980960. CYRENAICA, Cyrene. Trajan. AD 98-117. AR Drachm (19mm, 3.81 g, 7h). Dated Cos. III (AD 100). AYT KAIΣ NЄP TPAIAN ΣЄB ΓЄPM, laureate head right / ΔHMAPX [EΞ] YΠAT Γ, Horned head of Zeus–Ammon right. Metcalf p. 83, note 1 (for attribution to Cyrene); Sydenham, Caesarea 176. Good VF, toned. Fine style. Powerful portrait of Zeus. ($795)
980962. Anonymous. 211-208 BC. AR Quinarius (16mm, 2.31 g, 7h). Rome mint. Head of Roma right, wearing winged helmet ornamented with griffin’s head, the visor in three pieces, earring, and necklace; V (mark of value) to left / The Dioscuri on horseback riding right, each holding couched spear, and wearing chlamys, cuirass, and pileus, surmounted by star; ROMA in relief in linear frame. Crawford 44/6; King 1; Sydenham 141; Kestner 328-52; BMCRR Rome 10-12; RSC 3. Superb EF, toned. Struck on a broad flan. ($975)
981933. C. Claudius Pulcher. 110-109 BC. AR Denarius (20mm, 3.98 g, 8h). Rome mint. Head of Roma right, wearing winged helmet ornamented with griffin’s head, the visor in two pieces, earring, and necklace / Victory driving galloping biga right; C · PVLCHER below. Crawford 300/1; Sydenham 569; Kestner 2526-7; BMCRR Rome 1288-9; Claudia 1. Superb EF, lightly toned. Struck on a broad flan. ($795) Ex Nomisma 37 (4 October 2008), lot 77.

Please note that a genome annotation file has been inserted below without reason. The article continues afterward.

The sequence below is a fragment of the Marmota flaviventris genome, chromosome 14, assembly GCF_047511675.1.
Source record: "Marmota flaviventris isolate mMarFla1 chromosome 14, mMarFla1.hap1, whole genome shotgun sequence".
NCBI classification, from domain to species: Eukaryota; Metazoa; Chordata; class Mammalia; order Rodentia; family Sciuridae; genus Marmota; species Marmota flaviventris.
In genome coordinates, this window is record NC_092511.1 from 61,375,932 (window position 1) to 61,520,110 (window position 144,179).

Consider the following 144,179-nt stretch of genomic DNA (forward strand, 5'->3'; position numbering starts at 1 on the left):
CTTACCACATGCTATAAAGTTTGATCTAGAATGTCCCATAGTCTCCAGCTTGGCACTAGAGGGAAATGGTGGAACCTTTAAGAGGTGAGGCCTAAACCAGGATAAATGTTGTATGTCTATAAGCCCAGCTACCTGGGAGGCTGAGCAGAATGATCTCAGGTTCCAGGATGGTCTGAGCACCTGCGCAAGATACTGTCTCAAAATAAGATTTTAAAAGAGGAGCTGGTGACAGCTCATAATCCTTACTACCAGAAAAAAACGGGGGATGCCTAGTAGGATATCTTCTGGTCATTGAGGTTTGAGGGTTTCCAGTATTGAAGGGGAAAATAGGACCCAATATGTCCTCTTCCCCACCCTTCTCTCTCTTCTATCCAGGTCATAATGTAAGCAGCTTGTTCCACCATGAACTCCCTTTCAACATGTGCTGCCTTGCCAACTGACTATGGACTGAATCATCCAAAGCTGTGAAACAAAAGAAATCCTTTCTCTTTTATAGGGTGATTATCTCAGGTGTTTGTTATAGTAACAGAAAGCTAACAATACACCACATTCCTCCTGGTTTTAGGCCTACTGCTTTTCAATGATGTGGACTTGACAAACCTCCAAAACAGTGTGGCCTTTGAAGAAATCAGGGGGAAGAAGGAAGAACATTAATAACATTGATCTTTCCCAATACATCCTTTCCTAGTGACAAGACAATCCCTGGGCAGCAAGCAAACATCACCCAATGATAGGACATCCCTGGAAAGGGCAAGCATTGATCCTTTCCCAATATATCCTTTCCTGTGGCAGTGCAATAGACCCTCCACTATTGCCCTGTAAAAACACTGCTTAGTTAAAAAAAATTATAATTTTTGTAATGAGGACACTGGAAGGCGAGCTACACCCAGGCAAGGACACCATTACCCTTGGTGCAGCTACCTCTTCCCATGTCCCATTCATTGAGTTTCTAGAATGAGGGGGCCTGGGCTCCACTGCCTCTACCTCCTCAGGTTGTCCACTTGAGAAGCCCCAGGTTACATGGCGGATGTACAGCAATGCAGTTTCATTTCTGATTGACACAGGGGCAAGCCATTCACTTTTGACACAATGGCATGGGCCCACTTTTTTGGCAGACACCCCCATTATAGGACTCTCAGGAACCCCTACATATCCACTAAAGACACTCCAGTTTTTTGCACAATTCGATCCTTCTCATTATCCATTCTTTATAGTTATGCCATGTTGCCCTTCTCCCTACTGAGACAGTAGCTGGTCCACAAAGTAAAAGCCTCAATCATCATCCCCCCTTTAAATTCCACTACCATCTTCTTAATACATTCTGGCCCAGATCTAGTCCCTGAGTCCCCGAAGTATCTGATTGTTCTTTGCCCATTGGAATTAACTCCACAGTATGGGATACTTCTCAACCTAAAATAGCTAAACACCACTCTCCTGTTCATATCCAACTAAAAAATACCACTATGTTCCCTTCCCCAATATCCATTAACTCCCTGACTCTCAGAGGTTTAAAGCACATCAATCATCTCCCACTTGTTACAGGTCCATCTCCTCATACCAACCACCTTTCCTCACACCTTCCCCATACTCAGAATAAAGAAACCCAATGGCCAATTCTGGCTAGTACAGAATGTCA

978903. L. Censorinus. 82 BC. AR Denarius (18mm, 4.02 g, 8h). Rome mint. Laureate head of Apollo right / Marsyas standing left, holding wineskin over shoulder; to right, column surmounted by statue of Minerva(?) standing left; L • CENSOR down left. Crawford 363/1d; Sydenham 737; Kestner 3155; BMCRR Rome 2657-9; Marcia 24. EF, toned. ($875) The statue of Marsyas, the satyr who was flayed alive for challenging the god Apollo, stood in the Roman Forum near the Rostra Caesaris and the Rostra Augusti and was intimately associated with the Tribunal of the Urban Praetor. Because of its location, the statue came to be associated with libertas (Serv. ad Aen. 3.20 and 4.58; CIL 8.4219 = ILS 6849, 16417, 27771). The presence of the statue on this coin commemorates its setting up in the Forum by the moneyer’s ancestor, C. Marcius Rutilus Censorinus, the first plebeian to become pontifex and augur in 300 BC, who was also one of the first plebeians to become censor.